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September 21st 2009 print

Philippa Martyr

The Young (and the Restless) Victoria

Apparently Martin Scorsese had something to do with this film; I find that hard to believe. I do, however, find it very easy to believe that Sarah Ferguson, Duchess of York, had plenty to do with it.

I got quite excited about the idea of this movie. I have long been a fan of Cecil Woodham Smith’s excellent biography of Victoria’s life up to the Prince Consort’s death in 1861, so I was pretty much a full bottle on the whole Conroy affair and the Kensington system. Admittedly, the trailers were disconcerting – there seemed to have been a hearty dollop of soap opera added into this already-fascinating love affair – but when I saw the film in its entirety, some of it made my heart sink. 

For one thing, it’s trying to do an awful lot at once. Victoria’s early life was incredibly action-packed, and the film does manage to convey (albeit heavy-handedly) that there were a lot of people trying to push her around and control her. Victoria, played by Emily Blunt, is far too pretty for the real thing, but is curiously a dead ringer for Victoria’s half-sister Feodora (imagine youthful photos of Princess Margaret). The real Victoria was no beauty, even in her dewy youth; she had a beaky nose, no chin, chubby cheeks, and the Hanoverian tendency to avoirdupois. Rupert Friend, though, as Albert, is beautiful, just like the real thing. 

Jim Broadbent is a delight as William IV: it must be tempting for a lazy actor to present him as 100% buffoon, when actually William was shrewdly aware of the power games being played around him. Broadbent has the intelligence to give this tiny role considerable depth, and it shines. Paul Bettany on the other hand, as Lord Melbourne, has the worst set of grey streaks I’ve ever seen in a film, and he lacks the gravitas and avuncular charm of the real Melbourne, coming across instead as a rather obvious letch.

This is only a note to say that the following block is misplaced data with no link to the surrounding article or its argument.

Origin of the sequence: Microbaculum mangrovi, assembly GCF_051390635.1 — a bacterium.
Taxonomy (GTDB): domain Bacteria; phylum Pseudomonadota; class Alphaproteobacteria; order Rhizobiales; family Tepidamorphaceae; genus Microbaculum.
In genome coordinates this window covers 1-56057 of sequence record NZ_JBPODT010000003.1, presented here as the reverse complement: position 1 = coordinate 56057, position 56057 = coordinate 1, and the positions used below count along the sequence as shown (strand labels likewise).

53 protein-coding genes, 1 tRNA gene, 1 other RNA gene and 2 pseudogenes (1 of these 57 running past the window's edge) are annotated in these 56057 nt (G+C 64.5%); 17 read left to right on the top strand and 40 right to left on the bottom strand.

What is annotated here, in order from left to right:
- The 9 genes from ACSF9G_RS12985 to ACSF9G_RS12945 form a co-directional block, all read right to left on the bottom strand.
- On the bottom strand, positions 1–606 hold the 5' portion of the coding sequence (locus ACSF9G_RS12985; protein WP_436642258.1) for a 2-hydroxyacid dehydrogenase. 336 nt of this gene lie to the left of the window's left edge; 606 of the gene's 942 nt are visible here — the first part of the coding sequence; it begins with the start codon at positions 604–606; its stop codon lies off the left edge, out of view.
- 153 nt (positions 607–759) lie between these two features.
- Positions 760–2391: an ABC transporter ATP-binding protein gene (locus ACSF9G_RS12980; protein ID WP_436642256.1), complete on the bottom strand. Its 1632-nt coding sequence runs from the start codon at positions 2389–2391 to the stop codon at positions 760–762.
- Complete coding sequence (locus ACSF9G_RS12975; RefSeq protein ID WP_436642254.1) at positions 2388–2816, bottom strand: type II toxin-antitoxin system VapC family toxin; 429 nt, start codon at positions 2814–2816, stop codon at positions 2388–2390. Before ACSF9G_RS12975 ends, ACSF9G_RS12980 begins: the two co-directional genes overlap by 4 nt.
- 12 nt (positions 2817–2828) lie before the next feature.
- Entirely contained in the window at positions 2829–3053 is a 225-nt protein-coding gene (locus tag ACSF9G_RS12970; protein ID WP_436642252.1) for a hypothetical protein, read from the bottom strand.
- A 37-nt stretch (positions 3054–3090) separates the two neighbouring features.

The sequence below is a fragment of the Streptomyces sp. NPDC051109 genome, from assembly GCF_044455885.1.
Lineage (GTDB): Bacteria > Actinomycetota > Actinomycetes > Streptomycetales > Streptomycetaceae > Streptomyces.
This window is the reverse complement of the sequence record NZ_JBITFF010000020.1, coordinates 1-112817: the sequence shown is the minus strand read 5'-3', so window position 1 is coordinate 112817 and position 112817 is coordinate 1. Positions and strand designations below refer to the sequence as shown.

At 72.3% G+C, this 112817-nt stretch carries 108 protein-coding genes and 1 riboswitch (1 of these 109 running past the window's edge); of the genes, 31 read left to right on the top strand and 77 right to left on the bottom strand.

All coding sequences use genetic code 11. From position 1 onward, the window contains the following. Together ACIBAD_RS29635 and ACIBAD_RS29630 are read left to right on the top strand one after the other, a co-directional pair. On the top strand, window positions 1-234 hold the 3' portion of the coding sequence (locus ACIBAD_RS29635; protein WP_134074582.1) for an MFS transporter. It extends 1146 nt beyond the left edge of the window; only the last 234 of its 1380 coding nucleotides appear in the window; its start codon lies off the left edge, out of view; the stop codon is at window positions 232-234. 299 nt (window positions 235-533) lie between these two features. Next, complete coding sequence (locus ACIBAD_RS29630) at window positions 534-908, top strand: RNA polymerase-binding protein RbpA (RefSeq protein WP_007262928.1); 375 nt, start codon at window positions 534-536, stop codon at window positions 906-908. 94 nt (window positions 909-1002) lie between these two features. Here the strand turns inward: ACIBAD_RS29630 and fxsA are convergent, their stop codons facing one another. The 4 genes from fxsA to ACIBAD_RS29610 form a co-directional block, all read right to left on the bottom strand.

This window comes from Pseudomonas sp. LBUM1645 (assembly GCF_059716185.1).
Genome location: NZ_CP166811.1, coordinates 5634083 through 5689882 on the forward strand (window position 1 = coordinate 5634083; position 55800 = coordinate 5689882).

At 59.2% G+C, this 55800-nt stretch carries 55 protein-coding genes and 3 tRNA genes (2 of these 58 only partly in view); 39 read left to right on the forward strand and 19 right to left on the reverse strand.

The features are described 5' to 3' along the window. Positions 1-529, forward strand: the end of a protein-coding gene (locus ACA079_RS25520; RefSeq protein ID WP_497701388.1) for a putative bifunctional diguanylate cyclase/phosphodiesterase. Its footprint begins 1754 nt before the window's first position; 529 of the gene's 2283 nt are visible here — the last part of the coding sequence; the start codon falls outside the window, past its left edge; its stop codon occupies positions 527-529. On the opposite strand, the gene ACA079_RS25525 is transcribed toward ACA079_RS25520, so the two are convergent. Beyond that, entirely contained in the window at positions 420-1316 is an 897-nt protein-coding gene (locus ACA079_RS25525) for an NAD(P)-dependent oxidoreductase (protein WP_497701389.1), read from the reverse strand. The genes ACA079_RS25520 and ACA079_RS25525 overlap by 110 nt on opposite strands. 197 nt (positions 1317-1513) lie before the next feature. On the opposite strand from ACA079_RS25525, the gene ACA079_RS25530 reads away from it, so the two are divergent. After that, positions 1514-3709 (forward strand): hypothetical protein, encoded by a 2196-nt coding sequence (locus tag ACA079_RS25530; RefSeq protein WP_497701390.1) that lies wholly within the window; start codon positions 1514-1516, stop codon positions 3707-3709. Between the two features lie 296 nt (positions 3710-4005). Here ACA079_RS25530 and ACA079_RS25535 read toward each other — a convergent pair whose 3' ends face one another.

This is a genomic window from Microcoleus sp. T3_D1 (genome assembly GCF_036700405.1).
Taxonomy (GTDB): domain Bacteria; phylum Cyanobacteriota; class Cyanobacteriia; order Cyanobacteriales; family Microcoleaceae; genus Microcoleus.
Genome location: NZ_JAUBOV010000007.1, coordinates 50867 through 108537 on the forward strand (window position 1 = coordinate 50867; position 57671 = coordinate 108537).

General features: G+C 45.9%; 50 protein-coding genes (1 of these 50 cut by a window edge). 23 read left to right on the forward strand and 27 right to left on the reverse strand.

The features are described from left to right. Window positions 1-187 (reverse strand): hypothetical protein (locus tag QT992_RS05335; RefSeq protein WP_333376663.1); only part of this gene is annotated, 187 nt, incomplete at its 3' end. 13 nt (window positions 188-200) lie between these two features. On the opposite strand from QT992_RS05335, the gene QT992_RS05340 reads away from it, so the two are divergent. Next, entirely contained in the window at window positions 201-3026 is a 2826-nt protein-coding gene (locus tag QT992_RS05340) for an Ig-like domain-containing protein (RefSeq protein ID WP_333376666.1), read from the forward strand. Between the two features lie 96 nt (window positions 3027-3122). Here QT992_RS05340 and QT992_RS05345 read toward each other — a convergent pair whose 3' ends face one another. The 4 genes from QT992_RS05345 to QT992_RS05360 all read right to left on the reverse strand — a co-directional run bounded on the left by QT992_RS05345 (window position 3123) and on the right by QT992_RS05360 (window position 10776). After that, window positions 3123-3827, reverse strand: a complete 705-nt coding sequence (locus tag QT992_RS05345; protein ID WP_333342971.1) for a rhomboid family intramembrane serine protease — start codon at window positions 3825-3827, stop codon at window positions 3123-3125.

The other cameos are a hoot: Julian Glover as the Duke of Wellington strides into a ballroom and does a sharp about-face in front of the camera so we can get the full benefit of his costume nose; Harriet Walter is a splendid Queen Adelaide mit ein cut-glass German accent; and Michael Maloney, an actor who I normally can’t stand, is actually a very dignified and restrained Sir John Peel. 

Sadly, there is some regrettably anachronistic dialogue and behaviour on the part of Victoria, who is prone to flouncing and backchat rather more than I think the real young girl was. There are also quite a few of those "background" film conversations, where two people who have known each other all their lives say things like, “As you know, when my uncle lost the Duchy of Schleswig-Holstein, I was deserted by my entire family and had to spend six years as a student in Heidelberg.” 

Such a shame, because Victoria and Albert’s real courtship and early married life was genuinely romantic and interesting. It doesn’t need soap opera touches. It certainly doesn’t need the introduction of a totally fictional episode in which Albert is shot defending Victoria from her first assassination attempt. This is followed by hospital-drama-type scenes as he is rushed back into Buckingham Palace unconscious and bleeding heavily; and then a truly dreadful cutaway to Victoria, clad for no apparent reason in a voluminous black cloak and hood, in a conveniently dusty and deserted Gothic chapel (Buckingham Palace is absolutely full of these), praying for his survival. 

Apparently Martin Scorsese had something to do with this film; I find that hard to believe. I do, however, find it very easy to believe that Sarah Ferguson, Duchess of York, had plenty to do with it. She’s listed as one of the producers, and the film does have exactly that Reader’s Digest-meets-Oprah feeling which sadly cheapens what should be a wonderful story. 

I’d wait for the DVD if I were you.